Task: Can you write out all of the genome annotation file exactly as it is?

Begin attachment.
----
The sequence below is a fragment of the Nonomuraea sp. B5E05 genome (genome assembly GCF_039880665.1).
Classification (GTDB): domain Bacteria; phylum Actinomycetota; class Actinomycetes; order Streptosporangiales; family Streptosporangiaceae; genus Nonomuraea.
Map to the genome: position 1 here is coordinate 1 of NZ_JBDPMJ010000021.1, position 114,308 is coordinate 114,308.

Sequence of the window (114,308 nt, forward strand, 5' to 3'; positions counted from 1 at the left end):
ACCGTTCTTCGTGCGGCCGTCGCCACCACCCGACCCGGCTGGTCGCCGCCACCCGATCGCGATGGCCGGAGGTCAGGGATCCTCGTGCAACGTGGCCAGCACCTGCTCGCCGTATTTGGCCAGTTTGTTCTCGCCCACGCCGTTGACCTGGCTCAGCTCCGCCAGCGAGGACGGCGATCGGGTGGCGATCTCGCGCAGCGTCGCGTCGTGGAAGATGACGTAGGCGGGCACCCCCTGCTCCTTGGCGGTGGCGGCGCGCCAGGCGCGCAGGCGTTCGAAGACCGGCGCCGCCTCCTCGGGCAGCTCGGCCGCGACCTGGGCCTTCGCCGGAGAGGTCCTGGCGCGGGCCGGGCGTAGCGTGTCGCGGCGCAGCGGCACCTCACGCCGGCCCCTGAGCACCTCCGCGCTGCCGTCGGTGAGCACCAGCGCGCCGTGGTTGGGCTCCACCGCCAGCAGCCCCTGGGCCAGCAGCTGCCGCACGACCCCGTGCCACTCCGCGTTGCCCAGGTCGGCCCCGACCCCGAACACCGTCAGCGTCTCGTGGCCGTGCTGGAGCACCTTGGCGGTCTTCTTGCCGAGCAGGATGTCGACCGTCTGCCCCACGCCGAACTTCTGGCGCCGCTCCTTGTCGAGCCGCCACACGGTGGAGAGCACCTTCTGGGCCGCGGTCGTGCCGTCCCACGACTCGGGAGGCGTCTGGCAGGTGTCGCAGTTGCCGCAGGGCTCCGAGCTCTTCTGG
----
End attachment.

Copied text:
The sequence below is a fragment of the Nonomuraea sp. B5E05 genome (genome assembly GCF_039880665.1).
Classification (GTDB): domain Bacteria; phylum Actinomycetota; class Actinomycetes; order Streptosporangiales; family Streptosporangiaceae; genus Nonomuraea.
Map to the genome: position 1 here is coordinate 1 of NZ_JBDPMJ010000021.1, position 114,308 is coordinate 114,308.

Sequence of the window (114,308 nt, forward strand, 5' to 3'; positions counted from 1 at the left end):
ACCGTTCTTCGTGCGGCCGTCGCCACCACCCGACCCGGCTGGTCGCCGCCACCCGATCGCGATGGCCGGAGGTCAGGGATCCTCGTGCAACGTGGCCAGCACCTGCTCGCCGTATTTGGCCAGTTTGTTCTCGCCCACGCCGTTGACCTGGCTCAGCTCCGCCAGCGAGGACGGCGATCGGGTGGCGATCTCGCGCAGCGTCGCGTCGTGGAAGATGACGTAGGCGGGCACCCCCTGCTCCTTGGCGGTGGCGGCGCGCCAGGCGCGCAGGCGTTCGAAGACCGGCGCCGCCTCCTCGGGCAGCTCGGCCGCGACCTGGGCCTTCGCCGGAGAGGTCCTGGCGCGGGCCGGGCGTAGCGTGTCGCGGCGCAGCGGCACCTCACGCCGGCCCCTGAGCACCTCCGCGCTGCCGTCGGTGAGCACCAGCGCGCCGTGGTTGGGCTCCACCGCCAGCAGCCCCTGGGCCAGCAGCTGCCGCACGACCCCGTGCCACTCCGCGTTGCCCAGGTCGGCCCCGACCCCGAACACCGTCAGCGTCTCGTGGCCGTGCTGGAGCACCTTGGCGGTCTTCTTGCCGAGCAGGATGTCGACCGTCTGCCCCACGCCGAACTTCTGGCGCCGCTCCTTGTCGAGCCGCCACACGGTGGAGAGCACCTTCTGGGCCGCGGTCGTGCCGTCCCACGACTCGGGAGGCGTCTGGCAGGTGTCGCAGTTGCCGCAGGGCTCCGAGCTCTTCTGG